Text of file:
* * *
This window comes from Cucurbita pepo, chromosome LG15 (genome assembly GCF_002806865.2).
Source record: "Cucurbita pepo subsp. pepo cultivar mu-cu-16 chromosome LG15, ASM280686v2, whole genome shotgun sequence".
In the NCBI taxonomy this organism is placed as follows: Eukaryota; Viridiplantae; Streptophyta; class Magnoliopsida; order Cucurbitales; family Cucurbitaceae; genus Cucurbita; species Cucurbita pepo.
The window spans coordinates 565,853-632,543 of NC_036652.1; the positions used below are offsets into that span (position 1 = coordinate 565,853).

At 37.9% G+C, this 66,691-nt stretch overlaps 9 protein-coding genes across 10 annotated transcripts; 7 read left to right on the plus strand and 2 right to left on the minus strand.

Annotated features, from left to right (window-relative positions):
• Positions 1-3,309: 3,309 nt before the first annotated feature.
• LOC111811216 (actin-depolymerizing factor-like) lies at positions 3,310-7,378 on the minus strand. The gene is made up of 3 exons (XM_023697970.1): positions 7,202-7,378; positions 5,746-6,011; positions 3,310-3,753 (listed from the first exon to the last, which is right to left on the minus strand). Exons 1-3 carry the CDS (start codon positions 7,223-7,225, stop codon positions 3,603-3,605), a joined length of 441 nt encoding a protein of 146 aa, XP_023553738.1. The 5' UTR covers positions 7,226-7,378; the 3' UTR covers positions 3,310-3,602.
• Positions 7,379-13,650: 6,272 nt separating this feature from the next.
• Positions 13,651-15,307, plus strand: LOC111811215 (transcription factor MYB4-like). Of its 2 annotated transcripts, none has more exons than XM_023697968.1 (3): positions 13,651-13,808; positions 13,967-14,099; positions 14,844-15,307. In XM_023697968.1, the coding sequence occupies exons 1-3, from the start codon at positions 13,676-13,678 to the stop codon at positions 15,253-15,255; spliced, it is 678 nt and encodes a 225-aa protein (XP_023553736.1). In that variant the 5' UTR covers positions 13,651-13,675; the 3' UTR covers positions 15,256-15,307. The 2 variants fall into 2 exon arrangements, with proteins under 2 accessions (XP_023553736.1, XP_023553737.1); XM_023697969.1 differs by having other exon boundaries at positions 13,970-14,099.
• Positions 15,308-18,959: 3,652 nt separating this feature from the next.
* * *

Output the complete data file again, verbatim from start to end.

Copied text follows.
This window comes from Cucurbita pepo, chromosome LG15 (genome assembly GCF_002806865.2).
Source record: "Cucurbita pepo subsp. pepo cultivar mu-cu-16 chromosome LG15, ASM280686v2, whole genome shotgun sequence".
In the NCBI taxonomy this organism is placed as follows: Eukaryota; Viridiplantae; Streptophyta; class Magnoliopsida; order Cucurbitales; family Cucurbitaceae; genus Cucurbita; species Cucurbita pepo.
The window spans coordinates 565,853-632,543 of NC_036652.1; the positions used below are offsets into that span (position 1 = coordinate 565,853).

At 37.9% G+C, this 66,691-nt stretch overlaps 9 protein-coding genes across 10 annotated transcripts; 7 read left to right on the plus strand and 2 right to left on the minus strand.

Annotated features, from left to right (window-relative positions):
• Positions 1-3,309: 3,309 nt before the first annotated feature.
• LOC111811216 (actin-depolymerizing factor-like) lies at positions 3,310-7,378 on the minus strand. The gene is made up of 3 exons (XM_023697970.1): positions 7,202-7,378; positions 5,746-6,011; positions 3,310-3,753 (listed from the first exon to the last, which is right to left on the minus strand). Exons 1-3 carry the CDS (start codon positions 7,223-7,225, stop codon positions 3,603-3,605), a joined length of 441 nt encoding a protein of 146 aa, XP_023553738.1. The 5' UTR covers positions 7,226-7,378; the 3' UTR covers positions 3,310-3,602.
• Positions 7,379-13,650: 6,272 nt separating this feature from the next.
• Positions 13,651-15,307, plus strand: LOC111811215 (transcription factor MYB4-like). Of its 2 annotated transcripts, none has more exons than XM_023697968.1 (3): positions 13,651-13,808; positions 13,967-14,099; positions 14,844-15,307. In XM_023697968.1, the coding sequence occupies exons 1-3, from the start codon at positions 13,676-13,678 to the stop codon at positions 15,253-15,255; spliced, it is 678 nt and encodes a 225-aa protein (XP_023553736.1). In that variant the 5' UTR covers positions 13,651-13,675; the 3' UTR covers positions 15,256-15,307. The 2 variants fall into 2 exon arrangements, with proteins under 2 accessions (XP_023553736.1, XP_023553737.1); XM_023697969.1 differs by having other exon boundaries at positions 13,970-14,099.
• Positions 15,308-18,959: 3,652 nt separating this feature from the next.